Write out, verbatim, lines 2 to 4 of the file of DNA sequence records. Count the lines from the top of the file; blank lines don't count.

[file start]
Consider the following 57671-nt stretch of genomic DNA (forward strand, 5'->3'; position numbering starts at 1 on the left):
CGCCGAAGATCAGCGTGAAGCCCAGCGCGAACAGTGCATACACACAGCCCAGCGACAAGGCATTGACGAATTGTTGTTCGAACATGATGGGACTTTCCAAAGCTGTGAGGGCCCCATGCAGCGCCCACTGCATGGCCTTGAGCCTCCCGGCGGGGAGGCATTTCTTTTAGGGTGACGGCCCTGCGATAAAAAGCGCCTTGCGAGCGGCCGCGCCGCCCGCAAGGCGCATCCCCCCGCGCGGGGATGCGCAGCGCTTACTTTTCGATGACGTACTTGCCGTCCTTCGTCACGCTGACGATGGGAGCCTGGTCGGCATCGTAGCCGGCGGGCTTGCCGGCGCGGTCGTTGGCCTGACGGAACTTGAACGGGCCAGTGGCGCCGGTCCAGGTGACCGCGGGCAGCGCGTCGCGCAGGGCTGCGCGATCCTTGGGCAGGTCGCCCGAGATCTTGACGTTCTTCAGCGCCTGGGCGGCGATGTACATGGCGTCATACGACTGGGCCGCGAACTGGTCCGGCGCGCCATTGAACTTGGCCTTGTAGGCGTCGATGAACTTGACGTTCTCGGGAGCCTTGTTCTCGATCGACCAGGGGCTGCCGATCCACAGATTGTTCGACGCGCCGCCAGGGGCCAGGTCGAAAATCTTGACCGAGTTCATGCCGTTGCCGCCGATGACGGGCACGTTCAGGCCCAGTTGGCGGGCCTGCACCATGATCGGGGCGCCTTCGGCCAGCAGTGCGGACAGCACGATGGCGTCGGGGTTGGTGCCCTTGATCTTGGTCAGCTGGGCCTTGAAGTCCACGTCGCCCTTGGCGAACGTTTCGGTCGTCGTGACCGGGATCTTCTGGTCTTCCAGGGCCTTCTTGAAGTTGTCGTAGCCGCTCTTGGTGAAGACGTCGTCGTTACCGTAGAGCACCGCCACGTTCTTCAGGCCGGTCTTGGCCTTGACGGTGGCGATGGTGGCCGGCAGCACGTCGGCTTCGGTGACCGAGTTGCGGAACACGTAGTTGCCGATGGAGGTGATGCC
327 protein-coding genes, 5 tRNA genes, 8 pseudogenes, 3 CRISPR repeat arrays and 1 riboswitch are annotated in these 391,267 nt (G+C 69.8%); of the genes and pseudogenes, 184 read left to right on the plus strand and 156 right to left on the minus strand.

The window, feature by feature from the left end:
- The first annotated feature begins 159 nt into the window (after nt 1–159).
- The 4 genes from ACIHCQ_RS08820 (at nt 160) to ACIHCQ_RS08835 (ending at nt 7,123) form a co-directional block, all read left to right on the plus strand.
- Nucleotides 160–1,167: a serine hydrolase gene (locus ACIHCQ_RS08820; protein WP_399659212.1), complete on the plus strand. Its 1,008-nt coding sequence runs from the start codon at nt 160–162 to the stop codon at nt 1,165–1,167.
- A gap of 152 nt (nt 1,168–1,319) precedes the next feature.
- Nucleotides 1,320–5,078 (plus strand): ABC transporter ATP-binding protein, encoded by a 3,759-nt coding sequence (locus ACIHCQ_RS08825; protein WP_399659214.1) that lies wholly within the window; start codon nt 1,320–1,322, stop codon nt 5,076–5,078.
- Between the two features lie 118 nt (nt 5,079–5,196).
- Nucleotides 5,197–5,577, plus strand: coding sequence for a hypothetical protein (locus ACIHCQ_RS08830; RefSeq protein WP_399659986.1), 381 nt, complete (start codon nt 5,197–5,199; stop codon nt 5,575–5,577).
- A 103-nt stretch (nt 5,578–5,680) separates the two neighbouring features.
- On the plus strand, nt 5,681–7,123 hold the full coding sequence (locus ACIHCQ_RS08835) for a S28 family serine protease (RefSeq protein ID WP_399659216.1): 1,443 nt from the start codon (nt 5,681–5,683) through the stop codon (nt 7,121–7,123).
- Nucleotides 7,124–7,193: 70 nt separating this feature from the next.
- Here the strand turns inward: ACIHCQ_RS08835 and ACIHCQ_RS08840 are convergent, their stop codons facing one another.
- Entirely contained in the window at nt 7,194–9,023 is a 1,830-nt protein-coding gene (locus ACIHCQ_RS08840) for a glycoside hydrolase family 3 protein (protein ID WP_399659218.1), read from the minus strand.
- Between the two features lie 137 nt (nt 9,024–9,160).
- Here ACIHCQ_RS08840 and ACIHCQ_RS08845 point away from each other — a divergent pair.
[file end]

CGCCGAAGATCAGCGTGAAGCCCAGCGCGAACAGTGCATACACACAGCCCAGCGACAAGGCATTGACGAATTGTTGTTCGAACATGATGGGACTTTCCAAAGCTGTGAGGGCCCCATGCAGCGCCCACTGCATGGCCTTGAGCCTCCCGGCGGGGAGGCATTTCTTTTAGGGTGACGGCCCTGCGATAAAAAGCGCCTTGCGAGCGGCCGCGCCGCCCGCAAGGCGCATCCCCCCGCGCGGGGATGCGCAGCGCTTACTTTTCGATGACGTACTTGCCGTCCTTCGTCACGCTGACGATGGGAGCCTGGTCGGCATCGTAGCCGGCGGGCTTGCCGGCGCGGTCGTTGGCCTGACGGAACTTGAACGGGCCAGTGGCGCCGGTCCAGGTGACCGCGGGCAGCGCGTCGCGCAGGGCTGCGCGATCCTTGGGCAGGTCGCCCGAGATCTTGACGTTCTTCAGCGCCTGGGCGGCGATGTACATGGCGTCATACGACTGGGCCGCGAACTGGTCCGGCGCGCCATTGAACTTGGCCTTGTAGGCGTCGATGAACTTGACGTTCTCGGGAGCCTTGTTCTCGATCGACCAGGGGCTGCCGATCCACAGATTGTTCGACGCGCCGCCAGGGGCCAGGTCGAAAATCTTGACCGAGTTCATGCCGTTGCCGCCGATGACGGGCACGTTCAGGCCCAGTTGGCGGGCCTGCACCATGATCGGGGCGCCTTCGGCCAGCAGTGCGGACAGCACGATGGCGTCGGGGTTGGTGCCCTTGATCTTGGTCAGCTGGGCCTTGAAGTCCACGTCGCCCTTGGCGAACGTTTCGGTCGTCGTGACCGGGATCTTCTGGTCTTCCAGGGCCTTCTTGAAGTTGTCGTAGCCGCTCTTGGTGAAGACGTCGTCGTTACCGTAGAGCACCGCCACGTTCTTCAGGCCGGTCTTGGCCTTGACGGTGGCGATGGTGGCCGGCAGCACGTCGGCTTCGGTGACCGAGTTGCGGAACACGTAGTTGCCGATGGAGGTGATGCC
327 protein-coding genes, 5 tRNA genes, 8 pseudogenes, 3 CRISPR repeat arrays and 1 riboswitch are annotated in these 391,267 nt (G+C 69.8%); of the genes and pseudogenes, 184 read left to right on the plus strand and 156 right to left on the minus strand.

The window, feature by feature from the left end: